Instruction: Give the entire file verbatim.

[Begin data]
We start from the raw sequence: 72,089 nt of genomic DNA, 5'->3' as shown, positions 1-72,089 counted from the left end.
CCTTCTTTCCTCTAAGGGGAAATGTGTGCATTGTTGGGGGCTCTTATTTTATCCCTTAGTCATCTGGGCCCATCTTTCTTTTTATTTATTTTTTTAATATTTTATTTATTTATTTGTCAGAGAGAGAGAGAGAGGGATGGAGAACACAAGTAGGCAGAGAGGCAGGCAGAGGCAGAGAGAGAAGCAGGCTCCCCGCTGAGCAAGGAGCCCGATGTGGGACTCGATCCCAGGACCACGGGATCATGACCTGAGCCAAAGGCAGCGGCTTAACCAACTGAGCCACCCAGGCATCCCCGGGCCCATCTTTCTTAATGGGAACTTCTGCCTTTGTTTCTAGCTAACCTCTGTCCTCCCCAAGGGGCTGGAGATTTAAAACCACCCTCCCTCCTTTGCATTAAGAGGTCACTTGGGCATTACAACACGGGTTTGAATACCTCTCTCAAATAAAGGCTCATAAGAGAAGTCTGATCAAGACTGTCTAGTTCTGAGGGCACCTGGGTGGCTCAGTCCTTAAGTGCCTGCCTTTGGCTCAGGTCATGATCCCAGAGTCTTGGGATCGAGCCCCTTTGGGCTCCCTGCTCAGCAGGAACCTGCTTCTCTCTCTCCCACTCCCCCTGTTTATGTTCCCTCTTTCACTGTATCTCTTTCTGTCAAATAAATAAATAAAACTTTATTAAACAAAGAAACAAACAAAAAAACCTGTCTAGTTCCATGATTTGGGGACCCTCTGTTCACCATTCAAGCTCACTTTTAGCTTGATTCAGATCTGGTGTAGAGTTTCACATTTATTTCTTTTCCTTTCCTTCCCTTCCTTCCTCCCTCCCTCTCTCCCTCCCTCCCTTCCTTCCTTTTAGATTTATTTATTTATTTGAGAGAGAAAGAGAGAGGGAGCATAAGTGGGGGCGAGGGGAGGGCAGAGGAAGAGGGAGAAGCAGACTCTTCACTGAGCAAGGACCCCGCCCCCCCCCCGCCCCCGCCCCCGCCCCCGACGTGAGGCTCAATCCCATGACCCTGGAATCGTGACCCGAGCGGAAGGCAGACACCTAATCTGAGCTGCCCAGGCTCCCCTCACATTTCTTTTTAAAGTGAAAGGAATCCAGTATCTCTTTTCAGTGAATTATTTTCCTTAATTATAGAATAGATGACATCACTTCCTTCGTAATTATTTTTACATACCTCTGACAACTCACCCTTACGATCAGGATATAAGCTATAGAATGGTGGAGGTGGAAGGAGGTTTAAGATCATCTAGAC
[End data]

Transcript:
We start from the raw sequence: 72,089 nt of genomic DNA, 5'->3' as shown, positions 1-72,089 counted from the left end.
CCTTCTTTCCTCTAAGGGGAAATGTGTGCATTGTTGGGGGCTCTTATTTTATCCCTTAGTCATCTGGGCCCATCTTTCTTTTTATTTATTTTTTTAATATTTTATTTATTTATTTGTCAGAGAGAGAGAGAGAGGGATGGAGAACACAAGTAGGCAGAGAGGCAGGCAGAGGCAGAGAGAGAAGCAGGCTCCCCGCTGAGCAAGGAGCCCGATGTGGGACTCGATCCCAGGACCACGGGATCATGACCTGAGCCAAAGGCAGCGGCTTAACCAACTGAGCCACCCAGGCATCCCCGGGCCCATCTTTCTTAATGGGAACTTCTGCCTTTGTTTCTAGCTAACCTCTGTCCTCCCCAAGGGGCTGGAGATTTAAAACCACCCTCCCTCCTTTGCATTAAGAGGTCACTTGGGCATTACAACACGGGTTTGAATACCTCTCTCAAATAAAGGCTCATAAGAGAAGTCTGATCAAGACTGTCTAGTTCTGAGGGCACCTGGGTGGCTCAGTCCTTAAGTGCCTGCCTTTGGCTCAGGTCATGATCCCAGAGTCTTGGGATCGAGCCCCTTTGGGCTCCCTGCTCAGCAGGAACCTGCTTCTCTCTCTCCCACTCCCCCTGTTTATGTTCCCTCTTTCACTGTATCTCTTTCTGTCAAATAAATAAATAAAACTTTATTAAACAAAGAAACAAACAAAAAAACCTGTCTAGTTCCATGATTTGGGGACCCTCTGTTCACCATTCAAGCTCACTTTTAGCTTGATTCAGATCTGGTGTAGAGTTTCACATTTATTTCTTTTCCTTTCCTTCCCTTCCTTCCTCCCTCCCTCTCTCCCTCCCTCCCTTCCTTCCTTTTAGATTTATTTATTTATTTGAGAGAGAAAGAGAGAGGGAGCATAAGTGGGGGCGAGGGGAGGGCAGAGGAAGAGGGAGAAGCAGACTCTTCACTGAGCAAGGACCCCGCCCCCCCCCCGCCCCCGCCCCCGCCCCCGACGTGAGGCTCAATCCCATGACCCTGGAATCGTGACCCGAGCGGAAGGCAGACACCTAATCTGAGCTGCCCAGGCTCCCCTCACATTTCTTTTTAAAGTGAAAGGAATCCAGTATCTCTTTTCAGTGAATTATTTTCCTTAATTATAGAATAGATGACATCACTTCCTTCGTAATTATTTTTACATACCTCTGACAACTCACCCTTACGATCAGGATATAAGCTATAGAATGGTGGAGGTGGAAGGAGGTTTAAGATCATCTAGAC